Be all that nonsense as it may, the legend was established very quickly.  The statue in the picture was apparently sculpted from life by William Brody and unveiled as soon as November 1873.  It was paid for by the wealthy philanthropist Baroness Burdett-Coutts (heiress to the Coutts Bank fortune) and originally topped a drinking fountain, now disused for sanitary reasons.  There has been at least one book – Greyfriars Bobby by the American Eleanor Atkinson, published in 1912, and a Disney film based on that, made in 1961.  A stone was erected over Bobby’s grave and an inscription reads, “Let his loyalty and devotion be a lesson to us all.”

Quite right too.  As a footnote, I need to tell you than when paying my own respects to Bobby (who is Edinburgh’s smallest listed building, by the way), I saw someone actually come up and earnestly pat him on the head… I know, I know – I need to bring out my softer side more often.

You’ll find Bobby in Edinburgh at the junction of Candlemakers Row and King George IV Bridge, close to the National Museum of Scotland.

Greyfriars Bobby, Edinburgh

26 thoughts on “The spine-tingling tale of Greyfriars Bobby”

  1. My younger sister has been in love with Greyfriar’s Bobby since she was a little girl. For her 18th birthday, I took her on an overnight ghost hunt in St Mary’s Close, Edinburgh. Before it started, we visited Bobby and did a ghost walk in Greyfriar’s cemetery. Beautiful place, very peaceful 😉

  2. “Greyfriar’s Fang”! What are you doing messing with our famous Scottish legends? I’ll never picture Bobby the same again! But I do have a picture of him in my files, from our visit years ago to say hello and pat his head nicely.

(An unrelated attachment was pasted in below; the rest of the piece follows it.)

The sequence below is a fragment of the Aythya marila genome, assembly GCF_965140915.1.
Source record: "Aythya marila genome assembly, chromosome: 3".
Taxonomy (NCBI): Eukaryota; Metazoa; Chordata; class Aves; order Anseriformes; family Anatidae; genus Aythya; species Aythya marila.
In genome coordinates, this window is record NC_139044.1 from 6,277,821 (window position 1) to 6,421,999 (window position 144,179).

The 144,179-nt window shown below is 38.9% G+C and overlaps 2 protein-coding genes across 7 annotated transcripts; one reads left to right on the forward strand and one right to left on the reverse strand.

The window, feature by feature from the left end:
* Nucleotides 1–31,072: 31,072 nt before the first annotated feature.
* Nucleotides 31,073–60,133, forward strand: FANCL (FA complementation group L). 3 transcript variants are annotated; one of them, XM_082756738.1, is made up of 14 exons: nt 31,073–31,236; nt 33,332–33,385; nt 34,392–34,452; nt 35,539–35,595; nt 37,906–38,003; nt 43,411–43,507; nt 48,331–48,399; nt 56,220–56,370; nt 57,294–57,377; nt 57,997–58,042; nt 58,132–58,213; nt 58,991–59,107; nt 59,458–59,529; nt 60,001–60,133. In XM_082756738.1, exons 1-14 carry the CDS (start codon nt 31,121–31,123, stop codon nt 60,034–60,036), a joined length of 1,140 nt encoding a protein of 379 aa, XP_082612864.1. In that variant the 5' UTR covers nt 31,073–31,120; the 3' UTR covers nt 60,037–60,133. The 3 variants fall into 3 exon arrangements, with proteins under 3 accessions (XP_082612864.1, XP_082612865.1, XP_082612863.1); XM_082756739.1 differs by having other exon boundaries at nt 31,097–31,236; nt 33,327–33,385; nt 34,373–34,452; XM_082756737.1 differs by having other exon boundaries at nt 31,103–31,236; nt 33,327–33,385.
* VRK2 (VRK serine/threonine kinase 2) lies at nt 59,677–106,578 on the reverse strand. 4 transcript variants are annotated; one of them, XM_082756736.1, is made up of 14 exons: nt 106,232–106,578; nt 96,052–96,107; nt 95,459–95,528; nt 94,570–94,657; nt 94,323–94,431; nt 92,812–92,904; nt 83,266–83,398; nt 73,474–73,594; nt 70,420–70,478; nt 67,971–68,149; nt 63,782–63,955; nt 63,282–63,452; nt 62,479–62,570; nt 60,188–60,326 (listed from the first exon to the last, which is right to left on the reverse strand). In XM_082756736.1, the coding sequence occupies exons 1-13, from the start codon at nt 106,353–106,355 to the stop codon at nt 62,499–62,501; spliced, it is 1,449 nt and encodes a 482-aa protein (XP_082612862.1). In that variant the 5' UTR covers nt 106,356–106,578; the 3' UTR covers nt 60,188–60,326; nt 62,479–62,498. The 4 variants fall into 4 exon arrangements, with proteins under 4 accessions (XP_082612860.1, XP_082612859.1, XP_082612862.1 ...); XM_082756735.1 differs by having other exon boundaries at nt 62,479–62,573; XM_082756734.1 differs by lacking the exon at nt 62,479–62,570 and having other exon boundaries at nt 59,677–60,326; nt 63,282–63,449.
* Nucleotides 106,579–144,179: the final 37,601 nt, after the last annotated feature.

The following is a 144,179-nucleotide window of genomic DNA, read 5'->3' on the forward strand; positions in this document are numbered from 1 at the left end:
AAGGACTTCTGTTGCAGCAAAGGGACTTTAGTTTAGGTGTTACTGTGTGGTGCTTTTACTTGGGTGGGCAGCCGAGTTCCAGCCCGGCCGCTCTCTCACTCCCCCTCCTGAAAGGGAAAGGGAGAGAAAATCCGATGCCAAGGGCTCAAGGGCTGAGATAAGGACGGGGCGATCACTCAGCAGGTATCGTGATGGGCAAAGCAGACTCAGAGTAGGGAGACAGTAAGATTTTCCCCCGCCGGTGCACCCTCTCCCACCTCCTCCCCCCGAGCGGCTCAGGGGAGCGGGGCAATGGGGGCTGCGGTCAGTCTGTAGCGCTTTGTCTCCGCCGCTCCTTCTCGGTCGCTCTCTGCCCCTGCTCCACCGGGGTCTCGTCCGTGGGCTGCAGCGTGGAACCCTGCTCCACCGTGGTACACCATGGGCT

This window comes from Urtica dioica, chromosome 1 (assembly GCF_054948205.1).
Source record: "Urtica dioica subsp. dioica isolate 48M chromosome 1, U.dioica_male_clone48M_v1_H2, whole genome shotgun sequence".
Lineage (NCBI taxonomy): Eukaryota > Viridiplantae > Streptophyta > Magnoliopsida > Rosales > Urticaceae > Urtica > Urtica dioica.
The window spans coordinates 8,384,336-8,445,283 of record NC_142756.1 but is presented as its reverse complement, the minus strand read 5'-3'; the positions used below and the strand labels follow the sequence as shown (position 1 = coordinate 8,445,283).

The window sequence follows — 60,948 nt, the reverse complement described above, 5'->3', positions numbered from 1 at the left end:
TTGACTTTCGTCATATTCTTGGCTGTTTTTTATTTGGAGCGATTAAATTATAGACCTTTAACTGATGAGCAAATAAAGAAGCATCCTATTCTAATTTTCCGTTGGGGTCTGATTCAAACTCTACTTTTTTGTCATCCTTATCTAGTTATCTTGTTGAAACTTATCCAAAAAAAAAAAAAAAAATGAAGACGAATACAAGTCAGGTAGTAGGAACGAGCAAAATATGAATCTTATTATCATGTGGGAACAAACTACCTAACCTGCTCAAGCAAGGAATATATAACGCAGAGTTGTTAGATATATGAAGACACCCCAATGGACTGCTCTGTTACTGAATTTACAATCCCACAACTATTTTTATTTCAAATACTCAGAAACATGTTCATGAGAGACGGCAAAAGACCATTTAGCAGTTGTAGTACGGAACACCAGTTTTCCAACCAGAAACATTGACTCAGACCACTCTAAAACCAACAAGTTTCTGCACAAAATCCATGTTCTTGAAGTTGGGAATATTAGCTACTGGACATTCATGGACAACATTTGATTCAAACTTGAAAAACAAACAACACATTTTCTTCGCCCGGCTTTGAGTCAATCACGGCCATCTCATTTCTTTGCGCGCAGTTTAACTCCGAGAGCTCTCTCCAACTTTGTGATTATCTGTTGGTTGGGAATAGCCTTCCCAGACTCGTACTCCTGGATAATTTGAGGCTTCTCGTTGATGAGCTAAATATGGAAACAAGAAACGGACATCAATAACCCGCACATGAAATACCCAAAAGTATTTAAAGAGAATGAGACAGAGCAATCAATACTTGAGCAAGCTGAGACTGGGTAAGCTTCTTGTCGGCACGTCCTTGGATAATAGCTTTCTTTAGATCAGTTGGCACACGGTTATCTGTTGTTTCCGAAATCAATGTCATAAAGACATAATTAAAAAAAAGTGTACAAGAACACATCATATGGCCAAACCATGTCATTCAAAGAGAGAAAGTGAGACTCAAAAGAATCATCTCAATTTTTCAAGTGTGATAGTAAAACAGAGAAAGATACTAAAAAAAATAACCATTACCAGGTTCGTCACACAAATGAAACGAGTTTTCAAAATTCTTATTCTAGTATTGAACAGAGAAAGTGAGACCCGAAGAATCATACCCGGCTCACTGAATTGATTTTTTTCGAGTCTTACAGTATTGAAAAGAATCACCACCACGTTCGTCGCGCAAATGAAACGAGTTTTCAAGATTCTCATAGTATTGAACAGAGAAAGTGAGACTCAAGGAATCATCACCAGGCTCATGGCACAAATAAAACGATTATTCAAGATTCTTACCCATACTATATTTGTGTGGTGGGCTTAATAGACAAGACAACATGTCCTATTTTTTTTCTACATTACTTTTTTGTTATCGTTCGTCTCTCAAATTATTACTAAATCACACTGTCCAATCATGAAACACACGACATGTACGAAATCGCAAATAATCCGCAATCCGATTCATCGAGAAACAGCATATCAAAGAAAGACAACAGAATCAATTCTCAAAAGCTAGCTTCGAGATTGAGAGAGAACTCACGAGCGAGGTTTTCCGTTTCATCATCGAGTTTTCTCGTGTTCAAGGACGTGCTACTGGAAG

3. Love this statue, incredible view he has too! Thanks for the story, bone-chilling pulled me right in of course, okay really it was the pup! Enjoy your day, and keep telling us stories!

  4. I’m happy to say that wasn’t very spine-tingling. I almost didn’t read this. 😀 Animal stories are always nice, though.

  5. Blue Sky Scotland

    I was there a few months ago. Nice graveyard and district but I have heard a recent programme claim there may have been several Bobby lookalikes as it was a good tourist draw even then and an untimely death would have killed that off without an identical and easily replaced stand in lying faithfully on the grave.

  6. Yes I would have thought Auld Jock would have chosen a larger scarier dog, but it’s a nice story.

  7. I bought the book about this story when I was a teenager. I was quite surprised when we visited Edinburgh many decades later to see how small the monument was! Sarah x

  8. Hi Mike – wonderful sculpture – and the folk-story is an excellent one – and animals are extraordinarily faithful … I’m pleased it’s a happy story – true or not … in difficult times yes … cheers Hilary

  9. Spine tingling? I was expecting a ghost or something quite scary not a dog story. I have heard this one before. Don’t know where though. I’ll have to look for that statue when we visit in the fall.

    1. Sorry, Marcia! But the investigating committee has found that the possibly slightly misleading headline fully meets the Not Terribly Serious standards for which A Bit About Britain is renowned 🙂 Hadn’t forgotten your autumn trip to Scotland – we aim to add many more Scottish entries to the attraction directory before then!

  10. My spine has most definitely been well and truly tingled by the unforgettable story of Bobby. Now where’s that mug of cocoa??? BTW I’ll be going to Edinburgh in 2018 so I’ll be able to pay my respects and give him a pat on the head and a nose rub myself.

    1. A nose rub?? Oh, no! Edinburgh is a great city. The plan is to add more Scottish sites in general, to ABAB’s attraction directory, this year. So maybe that will give you some ideas, if you need any.

  11. What an interesting story seems a bit far fetched that the little dog was a police dog but since we were not around way back then and don’t know all we can do is admire the statue and take the story with a grain of salt